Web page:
Old Trucks, Overspray and Theology

There’s more backstory here than you’re going to get. For now, let’s just say that back in May when I was spray painting our house, I drastically underestimated the distance tiny latex paint droplets can travel and still adhere to something other than what was intended. Say, not hypothetically speaking, a motor vehicle.

Fortunately, that vehicle was my old beat up Ford Ranger and not Randa’s shiny black Chevy Silverado. I’m not sure anyone really notices the paint spatter when they walk by my truck. Still, I’d rather it wasn’t on there.

Since my old Ranger has a lot of dents, cracks and scratches, I wasn’t too worried about experimenting. Kind of hard to make a bucket of dead mice look any worse, right? I discovered that “Goo Gone” doesn’t work at all but that “Goof Off” works fairly well.

Since the stuff evaporates about as quickly as ether, gasoline or good will in an election year, I tried soaking a small piece of paper towel, then letting it sit on the droplets for a couple of minutes. That sure worked better than just rubbing it on but used it up faster than a government stimulus check.

After emptying one can of “Goof Off” to clean about a third of one fender, I wheeled over to Wally World and picked up three more large cans. As soon as I got back home, I tore off a small section of paper towel and held it against a spattered section on the edge of the fender. I tilted the can over and squeezed lightly. Nothing came out. I squeezed harder. Nothing came out.

Feeling like a televangelist two weeks before all the old folks get their Social Security checks, I squeezed even harder. A large drop glopped out of the little dispenser tubey thingey. “What in the name of Sam Hill’s three-legged bird dog is going on here?!” I wondered.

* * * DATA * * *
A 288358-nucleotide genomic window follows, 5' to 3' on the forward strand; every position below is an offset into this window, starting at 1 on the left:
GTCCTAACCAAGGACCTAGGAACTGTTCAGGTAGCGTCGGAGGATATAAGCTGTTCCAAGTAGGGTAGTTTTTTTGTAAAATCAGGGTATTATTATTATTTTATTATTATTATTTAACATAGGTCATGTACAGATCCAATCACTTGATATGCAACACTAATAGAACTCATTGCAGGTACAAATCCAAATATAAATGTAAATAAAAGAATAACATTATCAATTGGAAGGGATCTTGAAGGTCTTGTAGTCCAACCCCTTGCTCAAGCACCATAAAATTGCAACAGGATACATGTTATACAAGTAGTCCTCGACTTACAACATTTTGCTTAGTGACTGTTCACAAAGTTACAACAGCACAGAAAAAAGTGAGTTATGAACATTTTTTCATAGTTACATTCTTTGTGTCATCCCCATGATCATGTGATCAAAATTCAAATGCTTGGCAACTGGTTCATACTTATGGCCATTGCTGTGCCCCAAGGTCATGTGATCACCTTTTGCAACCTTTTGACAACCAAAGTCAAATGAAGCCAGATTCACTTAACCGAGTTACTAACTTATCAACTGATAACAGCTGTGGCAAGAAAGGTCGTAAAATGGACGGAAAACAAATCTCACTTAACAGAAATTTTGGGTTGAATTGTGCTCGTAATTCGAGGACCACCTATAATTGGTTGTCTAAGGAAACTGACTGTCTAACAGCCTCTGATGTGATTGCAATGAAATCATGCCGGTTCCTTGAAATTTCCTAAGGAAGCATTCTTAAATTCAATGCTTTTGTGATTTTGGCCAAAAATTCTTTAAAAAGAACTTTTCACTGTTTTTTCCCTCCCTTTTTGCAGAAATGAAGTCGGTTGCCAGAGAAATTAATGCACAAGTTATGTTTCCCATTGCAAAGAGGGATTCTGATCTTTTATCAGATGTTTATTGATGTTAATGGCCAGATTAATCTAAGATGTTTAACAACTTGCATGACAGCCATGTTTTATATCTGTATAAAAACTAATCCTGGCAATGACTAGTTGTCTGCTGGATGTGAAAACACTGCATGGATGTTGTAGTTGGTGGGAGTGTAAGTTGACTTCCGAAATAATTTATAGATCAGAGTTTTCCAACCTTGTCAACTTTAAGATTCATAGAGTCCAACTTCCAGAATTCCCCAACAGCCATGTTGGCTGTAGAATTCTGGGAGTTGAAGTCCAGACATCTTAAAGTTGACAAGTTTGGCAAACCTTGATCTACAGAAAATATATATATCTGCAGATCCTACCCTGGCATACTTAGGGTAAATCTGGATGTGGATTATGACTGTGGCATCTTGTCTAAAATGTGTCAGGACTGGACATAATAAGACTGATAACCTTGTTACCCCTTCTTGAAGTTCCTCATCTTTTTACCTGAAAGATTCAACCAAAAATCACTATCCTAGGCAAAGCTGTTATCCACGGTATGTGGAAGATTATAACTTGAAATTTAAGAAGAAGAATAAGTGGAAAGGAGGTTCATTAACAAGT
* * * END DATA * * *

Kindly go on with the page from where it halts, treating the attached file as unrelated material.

Turns out, instead of the almost ether-like regular “Goof Off” liquid, I’d bought their “Paint Spatter Remover.” Well, the name seemed perfect for what I wanted to do, so I commenced trying to use this newfangled stuff the same way I’d been using the oldfangled stuff. But even I could see that the stuff was just too thick for quickly soaking a piece of paper towel.

So, I tried squeezing some out and smearing it around on the spatters with my finger. I’d let it sit a while and then rub on the spots. After two or three or eight applications, I was able to burnish off the specks of paint. After a half-hour of what increasingly felt like actual work, I had a radical idea.

Since this stuff is almost gel-like, how ’bout if I try just squeezing a drop of spatter remover on each spot of spatter? After letting each drop set for a few minutes, the spots wiped off rather easily.

How ’bout dat?! Adapting to the design of the product worked better than trying to pretend it could be used effectively in some other way.

I guess I shouldn’t be too surprised to remember that scripture and genuine religion work more effectively when I use them for inspiration, comfort, consolation and guidance for how I live my life instead of trying to win arguments, insult other people or judge how well they’re living their lives.

And I’m also thankful that God came up with a wonderful way for cleaning life’s spatters off of my record when I’ve goofed up. There are some times when the repentance part of that formula seems to require a longer soaking in period… but it always works!

H. Arnett

9/24/20

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The Valley of Dry Bones

[See Ezekiel 37:1-14]

We sometimes come
to these points in our lives,
when it feels that all of hope is gone
and even our bones seem dry.

We look back upon the valleys of our past,
see the skeletons of our dreams
cast upon the stones that have bruised our feet,
making even our hearts seem lame.

Sometimes with gasping breath,
we weep in sorrow for the way so many tomorrows
have ended in the twisted shadows
of disappointment and even despair.

Too often, perhaps,
we chose the way of the warrior,
determined to slice our way through life
and through anything—or anyone—that stood in our way.

We forgot, perhaps, or never knew
the tougher sinews of patience,
the power of waiting upon the Lord,
the strength that comes from being still.

Even when we walk among tombs
where it seems there is scarcely room for hope,
when our bones seem as dry as petrified flint,
when we remember whom we have believed we will see:

There is nothing too strong for the arm of God,